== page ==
Member States, however, face a number of challenges, including, but not limited to: tight fiscal and monetary controls, complications that result from adjustment to a new currency, the absence of exchange rate flexibility, and the loss of economic sovereignty. Unemployment in some European countries has been historically higher than in the United States, potentially exposing investors to political risk. Any or all of these challenges may affect the value of a Fund’s investments.

In addition, changes to the value of the euro against the U.S. dollar could also affect the value of a Fund. Investing in euro-denominated securities, or securities denominated in other European currencies, entails risk of exposure to a currency that may not fully reflect the strengths and weaknesses of the disparate European economies. It is possible that the euro could be abandoned in the future by those countries that have adopted it and the effects of such abandonment on individual countries and the EMU as a whole are uncertain, but could be negative. Any strength in the exchange rate between the euro and the U.S. dollar can have a positive or negative effect upon valuation, and thus upon profits.

A Fund's Europe-linked investments are subject to considerable uncertainty and risk. The economic crisis in recent years triggered recessions among many European countries and weakened the countries’ banking and financial sectors. Several smaller European economies in which a Fund may invest were brought to the brink of bankruptcy. In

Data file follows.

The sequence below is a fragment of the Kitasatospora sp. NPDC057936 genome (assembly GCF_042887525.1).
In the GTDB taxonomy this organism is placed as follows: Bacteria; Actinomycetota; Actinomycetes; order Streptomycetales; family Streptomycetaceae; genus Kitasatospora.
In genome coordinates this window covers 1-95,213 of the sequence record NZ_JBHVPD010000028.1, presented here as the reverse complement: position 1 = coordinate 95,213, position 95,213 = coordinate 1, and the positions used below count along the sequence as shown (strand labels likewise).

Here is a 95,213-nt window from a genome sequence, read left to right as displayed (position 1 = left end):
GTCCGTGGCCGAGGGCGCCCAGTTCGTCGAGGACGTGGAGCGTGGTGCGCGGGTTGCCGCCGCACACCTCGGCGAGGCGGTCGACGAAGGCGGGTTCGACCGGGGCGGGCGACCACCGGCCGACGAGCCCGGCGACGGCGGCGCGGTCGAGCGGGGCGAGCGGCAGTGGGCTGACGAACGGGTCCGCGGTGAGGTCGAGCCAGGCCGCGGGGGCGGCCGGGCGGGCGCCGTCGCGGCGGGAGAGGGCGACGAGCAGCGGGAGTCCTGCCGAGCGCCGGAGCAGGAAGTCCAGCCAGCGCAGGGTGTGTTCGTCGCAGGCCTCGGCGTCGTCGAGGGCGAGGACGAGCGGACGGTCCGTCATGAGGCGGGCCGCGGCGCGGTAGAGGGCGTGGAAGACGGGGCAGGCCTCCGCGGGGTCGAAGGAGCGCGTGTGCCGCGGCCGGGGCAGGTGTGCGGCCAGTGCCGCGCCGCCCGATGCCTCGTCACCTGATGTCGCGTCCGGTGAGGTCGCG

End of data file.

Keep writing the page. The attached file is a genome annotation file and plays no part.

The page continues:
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addition, the crisis worsened public deficits across Europe, and some European countries including Greece, Ireland, Italy, Portugal and Spain, in which a Fund may invest may be dependent on assistance from other governments or organizations. Such assistance may be subject to a country’s successful implementation of certain reforms. An insufficient level of assistance (whether triggered by a failure to implement reforms or by any other factor) could cause a deep economic downturn and affect the value of a Fund’s investments.